Debating on the internet is a pretty stupid thing to do, especially on message boards. But, I do it anyway. I've met many political comrades on these boards and have been inspired to write many a posts from the conversations, debates and outright flame wars on said boards. There are so many different kinds of people out there and the ones that have intrigued me the most are the ones who are willing to die so peace can prevail. I'm not talking about idealist soldiers fighting to preserve the peace of democracies or stabilize a region. I'm talking about those so deeply moralistic that they'd allow themselves, and in the case of a terrorist attack everyone else around them, die if it meant keeping to their subjective moral code.
I've come across this absolutist suicide pact several times in the debate over waterboarding. Many of my friends, along with myself, support the use of harsh interrogation against captured terrorists. While the morality of waterboarding is in question, the other exposed methods used by our intelligence services are not really in question. We believe, for the most part, that it would be morally reprehensible to not do as much as one legally can to stop these enemies, even if it means going near the edge of civilized conduct. From the evidence we've seen, America has yet to endorse stepping over the line.
The absolutists, though, deem it reprehensible that we have committed any kind of harsh interrogation. Temperature fluctuations and forced nudity is considered as evil as pulling nails and lucid amputation, two things our enemies do to soldiers and civilians alike. The moralists cite treaties that very few nations abide by. Those who are well-read in legality pronounce that crimes have been committed, that those who wrote that harsh interrogation, no matter what the method was, did it because they are power hungry or corrupt. They say they called them legal to please their masters, not because these war-time lawyers may have actually believed harsh interrogation was not torture and it was allowed because the terrorists are not legally soldiers nor partisans. The former and latter are protected under the rules of war. Flying planes into buildings and blowing up bombs near children aren't.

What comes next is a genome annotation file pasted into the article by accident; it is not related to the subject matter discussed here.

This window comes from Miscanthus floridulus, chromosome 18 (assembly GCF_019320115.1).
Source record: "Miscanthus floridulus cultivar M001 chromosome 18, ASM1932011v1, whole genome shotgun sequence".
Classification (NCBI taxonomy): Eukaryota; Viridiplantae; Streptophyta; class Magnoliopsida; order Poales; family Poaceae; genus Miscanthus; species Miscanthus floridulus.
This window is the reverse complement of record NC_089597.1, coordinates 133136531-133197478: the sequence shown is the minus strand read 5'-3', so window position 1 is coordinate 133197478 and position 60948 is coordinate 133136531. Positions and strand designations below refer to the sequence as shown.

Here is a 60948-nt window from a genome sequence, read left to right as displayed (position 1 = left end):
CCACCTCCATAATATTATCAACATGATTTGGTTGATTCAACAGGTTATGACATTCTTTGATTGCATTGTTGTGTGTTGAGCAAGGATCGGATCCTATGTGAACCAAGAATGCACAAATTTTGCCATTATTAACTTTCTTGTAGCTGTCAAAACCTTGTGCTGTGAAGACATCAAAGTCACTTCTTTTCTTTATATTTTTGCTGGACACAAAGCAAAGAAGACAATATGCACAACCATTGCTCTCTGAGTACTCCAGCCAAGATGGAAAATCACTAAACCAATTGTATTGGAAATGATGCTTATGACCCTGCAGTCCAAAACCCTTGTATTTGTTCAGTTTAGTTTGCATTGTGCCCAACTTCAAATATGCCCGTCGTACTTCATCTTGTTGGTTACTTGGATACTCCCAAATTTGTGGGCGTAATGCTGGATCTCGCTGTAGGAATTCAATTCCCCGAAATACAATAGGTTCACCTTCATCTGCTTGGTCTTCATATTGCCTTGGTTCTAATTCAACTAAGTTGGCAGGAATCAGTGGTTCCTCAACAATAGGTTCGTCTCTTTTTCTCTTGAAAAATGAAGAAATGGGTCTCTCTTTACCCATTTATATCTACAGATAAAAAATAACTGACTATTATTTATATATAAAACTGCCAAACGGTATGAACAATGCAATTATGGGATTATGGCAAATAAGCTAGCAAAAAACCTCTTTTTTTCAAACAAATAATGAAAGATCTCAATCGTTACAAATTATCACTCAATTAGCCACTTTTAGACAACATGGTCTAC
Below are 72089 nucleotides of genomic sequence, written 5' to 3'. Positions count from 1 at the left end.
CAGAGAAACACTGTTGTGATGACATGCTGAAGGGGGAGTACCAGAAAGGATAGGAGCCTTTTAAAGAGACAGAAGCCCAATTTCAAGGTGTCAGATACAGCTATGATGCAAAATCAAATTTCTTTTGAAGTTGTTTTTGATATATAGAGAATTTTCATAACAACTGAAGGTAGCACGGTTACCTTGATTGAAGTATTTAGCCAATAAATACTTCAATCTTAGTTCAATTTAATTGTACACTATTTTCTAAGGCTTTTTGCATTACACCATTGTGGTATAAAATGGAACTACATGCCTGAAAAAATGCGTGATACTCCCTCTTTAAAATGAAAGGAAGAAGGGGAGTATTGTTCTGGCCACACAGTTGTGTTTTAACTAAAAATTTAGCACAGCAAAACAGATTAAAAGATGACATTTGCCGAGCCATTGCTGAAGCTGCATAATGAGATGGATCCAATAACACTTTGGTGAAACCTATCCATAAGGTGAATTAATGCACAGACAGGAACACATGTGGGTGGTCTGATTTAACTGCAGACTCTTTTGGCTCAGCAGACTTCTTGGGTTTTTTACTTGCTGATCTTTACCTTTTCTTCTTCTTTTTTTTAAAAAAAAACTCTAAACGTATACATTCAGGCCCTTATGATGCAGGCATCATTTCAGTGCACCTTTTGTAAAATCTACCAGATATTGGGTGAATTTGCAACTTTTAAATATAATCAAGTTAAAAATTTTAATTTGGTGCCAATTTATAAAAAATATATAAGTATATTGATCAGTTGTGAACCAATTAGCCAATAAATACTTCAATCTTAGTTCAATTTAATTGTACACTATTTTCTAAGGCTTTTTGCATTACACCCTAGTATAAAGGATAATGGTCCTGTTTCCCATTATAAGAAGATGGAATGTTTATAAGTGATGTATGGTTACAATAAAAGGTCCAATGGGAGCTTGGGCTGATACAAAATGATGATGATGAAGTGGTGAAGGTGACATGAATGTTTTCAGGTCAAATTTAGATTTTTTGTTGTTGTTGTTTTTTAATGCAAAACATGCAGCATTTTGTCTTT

These people seem to want to be able to live morally satisfied in a reality where morality is subjective. They believe they can prove with anecdote and ideal that we can stop monsters without becoming monstrous in their eyes. In the paraphrased words of a rival debater, “I'll be willing to let myself and my children die in a terrorist attack if it meant America did not have to torture.”
As stated, I am defiantly not of this philosophy. I am married. I love my wife dearly. I love my family, both of blood and by marriage, dearly. I also love my country of birth and the country that raised me for fifteen years. The one thing I do not love as much as all that is my personal principles. My subjective views are not above my wife, my family, my neighbors or my nation. While I get to vote, I do not have a right to my way. While I can speak, I do not have a right to be heard. While I get to think and believe, I do not have a right to condemn anyone to death because I don't think my version of torture should be done to people I think are protected under my interpretation of the Constitution.
There's a reason I believe in original intent. There's a reason I don't think “an evolving standard of decency” is a good legal standing. There's a reason I believe, for the most part, in traditional moral codes (minus the religion). Its because if morality is no longer something that is stable and standardized, if morality is up to the individual and the individual can deem whatever he or she wishes as moral, and that person ends up gaining the presidency or any other chair of leadership, it could turn what used to be simple answers to simple questions into a quagmire of contradicting absolutes in which the good are bad, the bad are neutral, the obvious is obscured, the smart are dumb and, most disturbingly, the natural unnatural. In this case, the natural instinct to survive.
Eugen Joseph Weber, The Hollow Years - At Amazon, Eugen Joseph Weber, *The Hollow Years: France in the 1930s*.
5 hours ago